Cities of Welcome: Inclusion of Migrants and Refugees in Urban Areas
UNU Panel Series on Academic Thinking on Migration
-Thursday, 8 June
1.15 p.m. – 2.30 p.m. Thursday, 8 June 2017
United Nations Conference Building (Room TBC)
This event is part of the United Nations University (UNU) ‘Panel Series on Academic Thinking on Migration’, convened by the UNU Office in New York (UNU-ONY) and the UNU Migration Network. Against the backdrop of thematic consultations feeding into negotiations for a Global Compact on Safe, Regular and Orderly Migration, UNU is convening this series to help diplomatic communities in New York engage with the latest academic research and thinking on relevant migration policy issues.
This panel discussion will look at what current research tells us about the dynamics of migrant inclusion and exclusion in cities, and about the important actors at an urban level – local government, civil society organisations, and migrants themselves – that play key roles in shaping inclusive cities. It will also illuminate the importance of multi-level approaches in global migration governance, including the active participation of non-state actors and urban citizens of all backgrounds.
Urban areas have historically been at the forefront of receiving migrants and refugees, and today are increasingly testing progressive ways to create spaces for inclusion and prosperity. For many on the move, cities are spaces of opportunity and hope in which to build new lives. Today, over 60 per cent of refugees worldwide are in urban settings (see New York Declaration, Para. 73). In the current context where arrivals of migrants and refugees are met with state-led responses to strengthen borders or build walls, many cities have stepped forward to play a humanitarian role and welcome those who have been displaced. This has taken the form of tangible support through housing and healthcare, for example, but also the opening up of new spaces for intercultural exchange and solidarity.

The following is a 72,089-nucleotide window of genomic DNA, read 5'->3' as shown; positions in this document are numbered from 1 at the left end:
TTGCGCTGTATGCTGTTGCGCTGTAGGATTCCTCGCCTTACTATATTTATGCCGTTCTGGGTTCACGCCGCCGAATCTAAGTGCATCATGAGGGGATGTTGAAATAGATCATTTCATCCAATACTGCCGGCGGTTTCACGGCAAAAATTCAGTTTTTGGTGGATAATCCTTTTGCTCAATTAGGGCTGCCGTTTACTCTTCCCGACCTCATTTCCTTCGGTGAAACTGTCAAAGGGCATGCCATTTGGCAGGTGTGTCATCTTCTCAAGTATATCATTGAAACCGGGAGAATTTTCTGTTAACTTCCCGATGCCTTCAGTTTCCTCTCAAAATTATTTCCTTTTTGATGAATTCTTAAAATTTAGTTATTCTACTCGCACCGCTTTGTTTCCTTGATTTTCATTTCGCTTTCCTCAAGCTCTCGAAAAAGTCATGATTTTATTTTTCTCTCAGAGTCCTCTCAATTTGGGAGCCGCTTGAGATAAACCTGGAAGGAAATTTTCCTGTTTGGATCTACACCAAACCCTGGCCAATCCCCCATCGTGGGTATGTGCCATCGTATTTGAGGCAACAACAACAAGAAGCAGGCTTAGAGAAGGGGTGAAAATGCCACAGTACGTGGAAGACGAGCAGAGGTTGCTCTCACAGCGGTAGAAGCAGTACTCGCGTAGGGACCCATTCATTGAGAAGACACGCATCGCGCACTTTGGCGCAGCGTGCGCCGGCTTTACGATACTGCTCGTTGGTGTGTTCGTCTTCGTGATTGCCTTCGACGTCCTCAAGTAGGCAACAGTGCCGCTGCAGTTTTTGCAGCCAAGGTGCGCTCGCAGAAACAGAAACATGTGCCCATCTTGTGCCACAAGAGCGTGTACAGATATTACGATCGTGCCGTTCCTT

Cities do not make policy choices in isolation; they are also affected by dynamics at the national and international levels. Services offered by local authorities are often dependent on funding streams approved at provincial or federal levels. Yet even in the face of restrictions and budget limitations mandated at the federal level, local authorities are responsible for meeting the needs of resident migrants’ basic services, long-term and adequate housing, employment and education. In addition, the toxic rhetoric against migration extends beyond geographic boundaries in our highly networked world, meaning external actors have the potential to drive opposition to cities’ innovative policies.
Research questions that this panel will explore include: What is the role of local government and governance in migration – how do cities sustain ‘cultures of welcome’ in the face of hostile national and international rhetoric? What is a ‘culture of welcome’, and what is the role of urban society and of urban citizens? Can cities play a role in terms of welcoming undocumented migrants and ensuring their access to urban life, community spaces, and services? How can the promise of the New Urban Agenda be incorporated into a Global Compact on safe, regular and orderly migration?
Dr James Cockayne, Head of the United Nations University (UNU) Office in New York